Current Fellows of the Training Program
Since its inception in 1987, 166 Fellows have completed one or more years of post-doctoral training in our program.
Michael Bernstein received his Ph.D. in Behavioral Science from the University of Rhode Island in 2017. He is interested in the etiology and prevention of alcohol/drug use, as well as harnessing expectancy or placebo effects to treat Substance Use Disorder.
Angelo DiBello received his Ph.D. in Social Psychology from the University of Houston in 2015. His focus is on studying alcohol-related prevention and intervention among college students, cigarette and e-cigarette use, and the interplay between substance use and romantic relationships.
Kimberly Goodyear received her Ph.D. in Neuroscience from George Mason University in 2016. Her interests are in researching the overlapping neural mechanisms involved with obesity-related factors and alcohol dependence.
Rachel Gunn received her Ph.D. in Clinical Psychology from Indiana University in 2017. She is investigating the role of executive working memory capacity in alcohol use disorders and comorbid externalizing psychopathology among young adults.
Sarah Helseth received her Ph.D. in Clinical Science in Child and Adolescent Psychology from Florida International University in 2017. She is examining strategies by which to increase access to and utilization of effective mental health services, particularly among underserved and at-risk youth and their families.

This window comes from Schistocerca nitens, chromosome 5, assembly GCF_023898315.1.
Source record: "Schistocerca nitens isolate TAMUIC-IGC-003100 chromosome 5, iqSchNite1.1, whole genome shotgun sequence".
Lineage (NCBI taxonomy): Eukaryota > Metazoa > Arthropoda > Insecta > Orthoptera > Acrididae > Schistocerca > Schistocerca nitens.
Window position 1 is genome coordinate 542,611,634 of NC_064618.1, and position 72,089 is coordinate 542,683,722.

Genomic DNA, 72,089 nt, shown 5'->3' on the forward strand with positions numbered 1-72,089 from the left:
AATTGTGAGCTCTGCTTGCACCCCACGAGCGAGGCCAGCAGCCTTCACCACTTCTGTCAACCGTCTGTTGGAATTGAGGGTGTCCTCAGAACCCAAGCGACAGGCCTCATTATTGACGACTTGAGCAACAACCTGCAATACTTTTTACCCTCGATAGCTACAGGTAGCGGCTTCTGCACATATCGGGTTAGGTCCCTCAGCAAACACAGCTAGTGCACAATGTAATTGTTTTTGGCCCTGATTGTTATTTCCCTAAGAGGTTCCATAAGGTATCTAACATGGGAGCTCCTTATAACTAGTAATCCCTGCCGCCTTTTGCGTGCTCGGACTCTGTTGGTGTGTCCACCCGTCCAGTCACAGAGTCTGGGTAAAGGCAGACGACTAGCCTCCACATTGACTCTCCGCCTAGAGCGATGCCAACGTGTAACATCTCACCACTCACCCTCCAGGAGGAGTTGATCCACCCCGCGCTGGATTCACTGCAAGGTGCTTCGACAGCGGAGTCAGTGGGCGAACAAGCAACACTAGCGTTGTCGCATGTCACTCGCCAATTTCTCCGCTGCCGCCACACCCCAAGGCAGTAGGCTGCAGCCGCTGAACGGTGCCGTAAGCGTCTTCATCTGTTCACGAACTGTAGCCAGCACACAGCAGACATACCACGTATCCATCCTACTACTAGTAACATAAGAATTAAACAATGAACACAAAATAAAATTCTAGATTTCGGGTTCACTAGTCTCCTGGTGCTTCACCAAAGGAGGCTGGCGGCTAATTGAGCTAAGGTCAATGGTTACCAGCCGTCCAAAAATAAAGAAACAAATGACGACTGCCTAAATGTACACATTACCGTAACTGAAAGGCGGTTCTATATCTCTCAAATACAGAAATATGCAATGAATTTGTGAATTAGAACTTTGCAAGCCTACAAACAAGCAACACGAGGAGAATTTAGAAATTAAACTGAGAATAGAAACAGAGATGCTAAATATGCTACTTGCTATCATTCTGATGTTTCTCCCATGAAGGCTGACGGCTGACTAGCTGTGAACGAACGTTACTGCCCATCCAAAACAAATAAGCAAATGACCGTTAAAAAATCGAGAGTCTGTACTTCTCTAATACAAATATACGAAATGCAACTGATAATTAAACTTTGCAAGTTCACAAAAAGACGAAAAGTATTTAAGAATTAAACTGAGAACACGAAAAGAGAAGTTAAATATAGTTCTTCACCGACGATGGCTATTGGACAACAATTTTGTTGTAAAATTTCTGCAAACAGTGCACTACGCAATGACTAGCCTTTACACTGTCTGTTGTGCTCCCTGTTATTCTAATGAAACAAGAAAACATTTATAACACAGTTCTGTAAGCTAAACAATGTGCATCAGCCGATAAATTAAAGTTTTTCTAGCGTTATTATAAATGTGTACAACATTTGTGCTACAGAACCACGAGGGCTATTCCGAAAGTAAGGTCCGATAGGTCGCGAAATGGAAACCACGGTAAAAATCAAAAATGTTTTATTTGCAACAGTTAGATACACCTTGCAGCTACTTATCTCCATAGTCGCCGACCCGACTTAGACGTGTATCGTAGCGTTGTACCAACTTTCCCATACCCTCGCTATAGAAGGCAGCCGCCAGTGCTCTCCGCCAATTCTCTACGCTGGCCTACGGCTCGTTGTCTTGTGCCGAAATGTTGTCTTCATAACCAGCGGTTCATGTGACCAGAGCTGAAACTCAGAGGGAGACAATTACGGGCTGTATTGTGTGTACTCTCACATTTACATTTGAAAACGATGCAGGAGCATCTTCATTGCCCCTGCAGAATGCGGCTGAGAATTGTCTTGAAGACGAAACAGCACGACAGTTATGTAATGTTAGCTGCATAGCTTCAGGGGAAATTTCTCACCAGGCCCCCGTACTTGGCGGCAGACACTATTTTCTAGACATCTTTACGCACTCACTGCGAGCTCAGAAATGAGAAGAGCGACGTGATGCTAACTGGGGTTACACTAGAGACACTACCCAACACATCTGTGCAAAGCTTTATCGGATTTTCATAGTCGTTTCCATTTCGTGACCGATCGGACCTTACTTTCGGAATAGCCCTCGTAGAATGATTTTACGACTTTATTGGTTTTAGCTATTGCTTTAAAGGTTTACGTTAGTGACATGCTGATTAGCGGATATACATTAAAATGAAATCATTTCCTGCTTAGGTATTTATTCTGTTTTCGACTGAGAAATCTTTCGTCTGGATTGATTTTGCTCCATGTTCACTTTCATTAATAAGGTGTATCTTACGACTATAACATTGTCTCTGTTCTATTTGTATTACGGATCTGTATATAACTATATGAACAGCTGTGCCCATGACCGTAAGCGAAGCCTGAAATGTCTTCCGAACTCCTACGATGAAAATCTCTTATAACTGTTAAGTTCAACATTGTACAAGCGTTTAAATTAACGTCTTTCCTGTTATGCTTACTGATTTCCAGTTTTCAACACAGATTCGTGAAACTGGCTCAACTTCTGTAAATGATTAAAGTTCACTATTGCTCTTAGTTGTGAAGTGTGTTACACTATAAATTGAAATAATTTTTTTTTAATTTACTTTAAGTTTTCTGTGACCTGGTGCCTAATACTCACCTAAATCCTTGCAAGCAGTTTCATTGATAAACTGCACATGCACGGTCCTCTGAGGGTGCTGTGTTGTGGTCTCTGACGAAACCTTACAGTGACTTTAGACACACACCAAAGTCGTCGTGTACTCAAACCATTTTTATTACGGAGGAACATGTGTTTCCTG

Tim Janssen received his Ph.D. in Developmental Psychology from the University of Amsterdam, the Netherlands in 2015. His research focuses on investigating the etiology of early substance use and its predictors in adolescents using longitudinal data.
Lauren Micalizzi received her Ph.D. in Psychology from Boston University in 2016. She is exploring the etiology and developmental consequences of substance use in vulnerable populations, particularly self-regulation problems as markers for problematic behavioral trajectories.
Cara Murphy received her Ph.D. in Clinical Psychology from the University of Georgia in 2015. Her research focuses on exploring the synergistic effects of maladaptive patterns of substance use and eating predominantly using a behavioral economic approach.
Alexander Sokolovsky received his Ph.D. in Clinical Psychology from the University of Illinois at Chicago in 2017. He is investigating motivational influences on youth and young adult substance use and their effects on longitudinal substance use outcomes.